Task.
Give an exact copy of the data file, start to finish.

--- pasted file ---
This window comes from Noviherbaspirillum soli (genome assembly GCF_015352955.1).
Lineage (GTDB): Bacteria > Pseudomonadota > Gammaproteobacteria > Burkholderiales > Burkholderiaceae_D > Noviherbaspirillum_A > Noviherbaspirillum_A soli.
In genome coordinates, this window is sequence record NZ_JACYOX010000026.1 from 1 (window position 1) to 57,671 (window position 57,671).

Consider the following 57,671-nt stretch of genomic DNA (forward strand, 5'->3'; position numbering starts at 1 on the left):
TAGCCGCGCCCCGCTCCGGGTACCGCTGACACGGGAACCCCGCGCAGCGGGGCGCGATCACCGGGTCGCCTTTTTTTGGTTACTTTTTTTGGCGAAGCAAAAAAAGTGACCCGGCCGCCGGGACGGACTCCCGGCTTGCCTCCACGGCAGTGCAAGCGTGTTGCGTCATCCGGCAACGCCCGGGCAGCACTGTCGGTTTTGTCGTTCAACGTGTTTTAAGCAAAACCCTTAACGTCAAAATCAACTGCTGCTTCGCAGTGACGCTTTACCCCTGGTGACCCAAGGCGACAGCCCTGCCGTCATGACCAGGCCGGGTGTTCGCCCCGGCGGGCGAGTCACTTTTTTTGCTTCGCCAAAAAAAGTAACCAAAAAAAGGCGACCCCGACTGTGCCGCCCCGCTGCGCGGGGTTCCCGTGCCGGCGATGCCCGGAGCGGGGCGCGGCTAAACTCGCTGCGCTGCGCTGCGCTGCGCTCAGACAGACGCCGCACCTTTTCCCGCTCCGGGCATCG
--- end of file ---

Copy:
This window comes from Noviherbaspirillum soli (genome assembly GCF_015352955.1).
Lineage (GTDB): Bacteria > Pseudomonadota > Gammaproteobacteria > Burkholderiales > Burkholderiaceae_D > Noviherbaspirillum_A > Noviherbaspirillum_A soli.
In genome coordinates, this window is sequence record NZ_JACYOX010000026.1 from 1 (window position 1) to 57,671 (window position 57,671).

Consider the following 57,671-nt stretch of genomic DNA (forward strand, 5'->3'; position numbering starts at 1 on the left):
TAGCCGCGCCCCGCTCCGGGTACCGCTGACACGGGAACCCCGCGCAGCGGGGCGCGATCACCGGGTCGCCTTTTTTTGGTTACTTTTTTTGGCGAAGCAAAAAAAGTGACCCGGCCGCCGGGACGGACTCCCGGCTTGCCTCCACGGCAGTGCAAGCGTGTTGCGTCATCCGGCAACGCCCGGGCAGCACTGTCGGTTTTGTCGTTCAACGTGTTTTAAGCAAAACCCTTAACGTCAAAATCAACTGCTGCTTCGCAGTGACGCTTTACCCCTGGTGACCCAAGGCGACAGCCCTGCCGTCATGACCAGGCCGGGTGTTCGCCCCGGCGGGCGAGTCACTTTTTTTGCTTCGCCAAAAAAAGTAACCAAAAAAAGGCGACCCCGACTGTGCCGCCCCGCTGCGCGGGGTTCCCGTGCCGGCGATGCCCGGAGCGGGGCGCGGCTAAACTCGCTGCGCTGCGCTGCGCTGCGCTCAGACAGACGCCGCACCTTTTCCCGCTCCGGGCATCG